Dirk Moses

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Dirk Moses
Born1967 (age 51–52)
Brisbane, Queensland
OccupationHistorian and academic
TitleProfessor of Modern History
Parent(s)John A. Moses
Ingrid Moses
Academic background
EducationUniversity of Queensland (BA)
University of St Andrews (MPhil)
University of Notre Dame (MA)
University of California, Berkeley (PhD)
Academic work
Sub-disciplineGenocide studies
InstitutionsUniversity of Sydney
European University Institute
University of Freiburg

Anthony Dirk Moses (born 1967) is an Australian historian. He is Professor of Modern History at the University of Sydney.[1] Between 2011 and 2015, he was detached to the European University Institute as professor of Global and Colonial History.[2] He is widely regarded as a leading expert on the history of genocide and ethnic cleansing, and on the history of colonialism, especially genocide in colonial contexts. He is known for coining the term "the racial century" in reference to the period 1850–1950.[3] He is editor-in-chief of the Journal of Genocide Research.

Moses received his Bachelor of Arts in History, Government, and Law at the University of Queensland in 1987, a Masters of Philosophy in Early Modern European History at the University of St. Andrews in 1989, a Masters of Arts in Modern European History at Notre Dame University in 1994, and a Doctor of Philosophy in Modern European History at the University of California, Berkeley in 2000.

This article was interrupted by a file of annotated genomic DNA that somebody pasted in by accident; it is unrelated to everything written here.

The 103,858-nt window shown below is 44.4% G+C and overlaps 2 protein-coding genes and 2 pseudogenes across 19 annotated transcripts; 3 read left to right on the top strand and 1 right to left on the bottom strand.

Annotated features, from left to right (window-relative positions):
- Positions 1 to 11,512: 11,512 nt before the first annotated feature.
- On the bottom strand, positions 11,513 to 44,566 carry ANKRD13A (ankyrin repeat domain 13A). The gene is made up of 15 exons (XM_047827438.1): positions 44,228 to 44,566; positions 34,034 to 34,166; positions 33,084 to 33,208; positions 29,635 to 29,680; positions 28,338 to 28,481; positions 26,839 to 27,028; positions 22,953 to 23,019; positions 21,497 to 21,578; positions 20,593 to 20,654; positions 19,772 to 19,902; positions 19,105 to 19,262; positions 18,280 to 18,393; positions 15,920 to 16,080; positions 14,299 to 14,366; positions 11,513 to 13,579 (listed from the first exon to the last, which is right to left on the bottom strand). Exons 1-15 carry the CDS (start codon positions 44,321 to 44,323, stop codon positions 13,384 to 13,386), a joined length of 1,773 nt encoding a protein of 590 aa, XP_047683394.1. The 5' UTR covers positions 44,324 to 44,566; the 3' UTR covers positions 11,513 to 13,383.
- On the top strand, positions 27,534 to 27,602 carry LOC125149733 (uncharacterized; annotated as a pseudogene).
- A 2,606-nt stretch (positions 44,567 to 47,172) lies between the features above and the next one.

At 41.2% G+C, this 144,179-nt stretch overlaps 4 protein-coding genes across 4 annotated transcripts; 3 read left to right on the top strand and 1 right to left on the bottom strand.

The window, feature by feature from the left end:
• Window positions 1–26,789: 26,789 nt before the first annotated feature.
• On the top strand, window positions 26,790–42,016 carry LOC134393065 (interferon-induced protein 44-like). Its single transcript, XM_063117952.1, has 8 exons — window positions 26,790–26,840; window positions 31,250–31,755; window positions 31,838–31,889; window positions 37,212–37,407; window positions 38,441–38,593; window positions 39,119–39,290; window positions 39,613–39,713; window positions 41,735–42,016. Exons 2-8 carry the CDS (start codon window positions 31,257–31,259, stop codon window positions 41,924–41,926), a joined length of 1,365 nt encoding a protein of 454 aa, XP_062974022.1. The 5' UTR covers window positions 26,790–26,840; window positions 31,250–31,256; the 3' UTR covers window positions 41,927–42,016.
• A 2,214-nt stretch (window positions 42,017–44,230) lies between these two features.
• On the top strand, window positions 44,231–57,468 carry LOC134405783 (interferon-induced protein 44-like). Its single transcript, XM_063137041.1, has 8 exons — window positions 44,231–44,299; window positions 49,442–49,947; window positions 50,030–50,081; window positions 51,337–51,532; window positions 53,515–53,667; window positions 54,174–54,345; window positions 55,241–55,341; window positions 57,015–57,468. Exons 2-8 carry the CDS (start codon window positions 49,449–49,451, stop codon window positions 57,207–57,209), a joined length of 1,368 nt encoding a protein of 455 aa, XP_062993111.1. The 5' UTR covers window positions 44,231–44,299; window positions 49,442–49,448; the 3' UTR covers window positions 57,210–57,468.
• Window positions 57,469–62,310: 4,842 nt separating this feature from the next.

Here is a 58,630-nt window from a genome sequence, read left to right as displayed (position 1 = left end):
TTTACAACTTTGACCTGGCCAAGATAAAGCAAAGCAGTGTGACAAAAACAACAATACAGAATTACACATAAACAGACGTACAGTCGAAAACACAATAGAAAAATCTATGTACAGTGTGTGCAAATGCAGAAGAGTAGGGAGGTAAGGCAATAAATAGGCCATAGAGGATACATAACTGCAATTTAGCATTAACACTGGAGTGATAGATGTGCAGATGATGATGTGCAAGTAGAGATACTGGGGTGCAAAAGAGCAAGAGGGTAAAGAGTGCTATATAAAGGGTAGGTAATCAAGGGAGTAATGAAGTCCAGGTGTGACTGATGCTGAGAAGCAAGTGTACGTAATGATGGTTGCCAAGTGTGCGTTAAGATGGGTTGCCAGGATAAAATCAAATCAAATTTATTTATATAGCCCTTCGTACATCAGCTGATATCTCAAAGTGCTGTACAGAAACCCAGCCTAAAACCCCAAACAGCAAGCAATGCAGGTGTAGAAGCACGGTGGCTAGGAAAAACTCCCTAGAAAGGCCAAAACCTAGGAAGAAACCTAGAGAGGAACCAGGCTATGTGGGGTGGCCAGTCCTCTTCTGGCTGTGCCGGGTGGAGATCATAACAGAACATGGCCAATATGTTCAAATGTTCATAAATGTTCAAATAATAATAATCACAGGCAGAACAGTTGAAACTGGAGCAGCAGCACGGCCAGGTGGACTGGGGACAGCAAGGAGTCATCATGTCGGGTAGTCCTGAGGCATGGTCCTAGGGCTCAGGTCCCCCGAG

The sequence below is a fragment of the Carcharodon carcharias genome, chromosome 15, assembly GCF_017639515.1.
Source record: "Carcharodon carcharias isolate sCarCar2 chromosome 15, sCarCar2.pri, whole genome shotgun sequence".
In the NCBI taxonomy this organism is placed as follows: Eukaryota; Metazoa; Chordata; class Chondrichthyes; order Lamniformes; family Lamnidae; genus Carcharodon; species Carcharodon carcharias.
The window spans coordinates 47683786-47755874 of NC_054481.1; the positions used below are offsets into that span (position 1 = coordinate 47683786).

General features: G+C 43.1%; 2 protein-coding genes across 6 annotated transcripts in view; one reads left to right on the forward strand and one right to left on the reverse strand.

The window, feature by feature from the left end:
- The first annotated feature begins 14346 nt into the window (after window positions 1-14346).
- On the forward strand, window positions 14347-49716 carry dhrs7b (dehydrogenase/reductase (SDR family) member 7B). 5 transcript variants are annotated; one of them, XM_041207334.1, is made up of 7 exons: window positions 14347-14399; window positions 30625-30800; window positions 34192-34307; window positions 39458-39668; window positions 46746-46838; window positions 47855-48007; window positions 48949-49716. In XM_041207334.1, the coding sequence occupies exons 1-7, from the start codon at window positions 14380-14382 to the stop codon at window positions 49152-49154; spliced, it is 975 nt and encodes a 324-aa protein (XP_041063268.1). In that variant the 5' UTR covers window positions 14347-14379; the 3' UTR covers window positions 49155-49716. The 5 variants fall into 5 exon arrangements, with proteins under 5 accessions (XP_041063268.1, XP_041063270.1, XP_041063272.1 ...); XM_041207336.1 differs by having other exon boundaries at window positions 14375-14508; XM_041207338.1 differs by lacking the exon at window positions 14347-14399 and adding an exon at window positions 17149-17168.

Moses is the son of the noted historian John A. Moses and of the former Chancellor of the University of Canberra Ingrid Moses.


  • German Intellectuals and the Nazi Past (Cambridge, 2007).
  • Empire, Colony, Genocide: Conquest, Occupation and Subaltern Resistance in World History (Berghahn 2008/pbk 2009) (editor) This book, which won H-Soz-u-Kult Book Prize – Non-European History Category 2009.[4]
  • Oxford Handbook of Genocide Studies (2010 with Donald Bloxam)
  • Colonial Counterinsurgency and Mass Violence: The Dutch Empire in Indonesia (2014 with Bart Luttikhuis).


  1. ^ Dirk Moses
  2. ^ Dirk Moses
  3. ^ Anne Fuchs, Jonathan James Long, W.G. Sebald and the Writing of History, p. 110, Königshausen & Neumann, 2007
  4. ^ World cat book page

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